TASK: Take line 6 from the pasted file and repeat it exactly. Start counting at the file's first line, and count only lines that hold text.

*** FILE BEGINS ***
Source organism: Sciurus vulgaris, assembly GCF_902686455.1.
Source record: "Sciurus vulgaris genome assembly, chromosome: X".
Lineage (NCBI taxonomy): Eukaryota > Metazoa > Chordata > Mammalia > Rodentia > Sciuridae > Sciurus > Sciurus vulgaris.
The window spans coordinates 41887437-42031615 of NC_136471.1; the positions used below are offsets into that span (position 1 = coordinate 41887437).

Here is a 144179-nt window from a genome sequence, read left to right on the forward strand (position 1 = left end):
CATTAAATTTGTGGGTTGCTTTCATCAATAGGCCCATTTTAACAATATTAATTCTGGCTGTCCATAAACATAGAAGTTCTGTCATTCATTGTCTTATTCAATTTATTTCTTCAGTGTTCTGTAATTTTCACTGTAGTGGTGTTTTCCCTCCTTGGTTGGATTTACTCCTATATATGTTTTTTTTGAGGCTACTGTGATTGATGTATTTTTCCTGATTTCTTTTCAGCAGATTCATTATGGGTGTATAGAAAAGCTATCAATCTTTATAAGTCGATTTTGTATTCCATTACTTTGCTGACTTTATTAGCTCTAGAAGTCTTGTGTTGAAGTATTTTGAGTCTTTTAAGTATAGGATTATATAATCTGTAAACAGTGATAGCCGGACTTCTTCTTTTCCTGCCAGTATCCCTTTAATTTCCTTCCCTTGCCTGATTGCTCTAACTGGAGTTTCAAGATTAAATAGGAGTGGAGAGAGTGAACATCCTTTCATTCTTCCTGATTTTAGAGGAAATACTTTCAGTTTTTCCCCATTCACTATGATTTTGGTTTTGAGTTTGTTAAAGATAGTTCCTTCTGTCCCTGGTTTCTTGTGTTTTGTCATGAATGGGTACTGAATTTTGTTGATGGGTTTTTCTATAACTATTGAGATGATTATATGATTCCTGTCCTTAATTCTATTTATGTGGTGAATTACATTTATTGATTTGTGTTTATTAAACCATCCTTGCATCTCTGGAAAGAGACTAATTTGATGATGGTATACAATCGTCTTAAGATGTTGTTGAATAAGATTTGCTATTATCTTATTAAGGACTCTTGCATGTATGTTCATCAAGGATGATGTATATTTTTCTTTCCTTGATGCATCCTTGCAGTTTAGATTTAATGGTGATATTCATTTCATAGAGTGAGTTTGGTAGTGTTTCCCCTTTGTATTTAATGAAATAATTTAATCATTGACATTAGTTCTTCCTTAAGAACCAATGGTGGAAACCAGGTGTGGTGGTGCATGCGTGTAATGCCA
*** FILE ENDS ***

CATTAAATTTGTGGGTTGCTTTCATCAATAGGCCCATTTTAACAATATTAATTCTGGCTGTCCATAAACATAGAAGTTCTGTCATTCATTGTCTTATTCAATTTATTTCTTCAGTGTTCTGTAATTTTCACTGTAGTGGTGTTTTCCCTCCTTGGTTGGATTTACTCCTATATATGTTTTTTTTGAGGCTACTGTGATTGATGTATTTTTCCTGATTTCTTTTCAGCAGATTCATTATGGGTGTATAGAAAAGCTATCAATCTTTATAAGTCGATTTTGTATTCCATTACTTTGCTGACTTTATTAGCTCTAGAAGTCTTGTGTTGAAGTATTTTGAGTCTTTTAAGTATAGGATTATATAATCTGTAAACAGTGATAGCCGGACTTCTTCTTTTCCTGCCAGTATCCCTTTAATTTCCTTCCCTTGCCTGATTGCTCTAACTGGAGTTTCAAGATTAAATAGGAGTGGAGAGAGTGAACATCCTTTCATTCTTCCTGATTTTAGAGGAAATACTTTCAGTTTTTCCCCATTCACTATGATTTTGGTTTTGAGTTTGTTAAAGATAGTTCCTTCTGTCCCTGGTTTCTTGTGTTTTGTCATGAATGGGTACTGAATTTTGTTGATGGGTTTTTCTATAACTATTGAGATGATTATATGATTCCTGTCCTTAATTCTATTTATGTGGTGAATTACATTTATTGATTTGTGTTTATTAAACCATCCTTGCATCTCTGGAAAGAGACTAATTTGATGATGGTATACAATCGTCTTAAGATGTTGTTGAATAAGATTTGCTATTATCTTATTAAGGACTCTTGCATGTATGTTCATCAAGGATGATGTATATTTTTCTTTCCTTGATGCATCCTTGCAGTTTAGATTTAATGGTGATATTCATTTCATAGAGTGAGTTTGGTAGTGTTTCCCCTTTGTATTTAATGAAATAATTTAATCATTGACATTAGTTCTTCCTTAAGAACCAATGGTGGAAACCAGGTGTGGTGGTGCATGCGTGTAATGCCA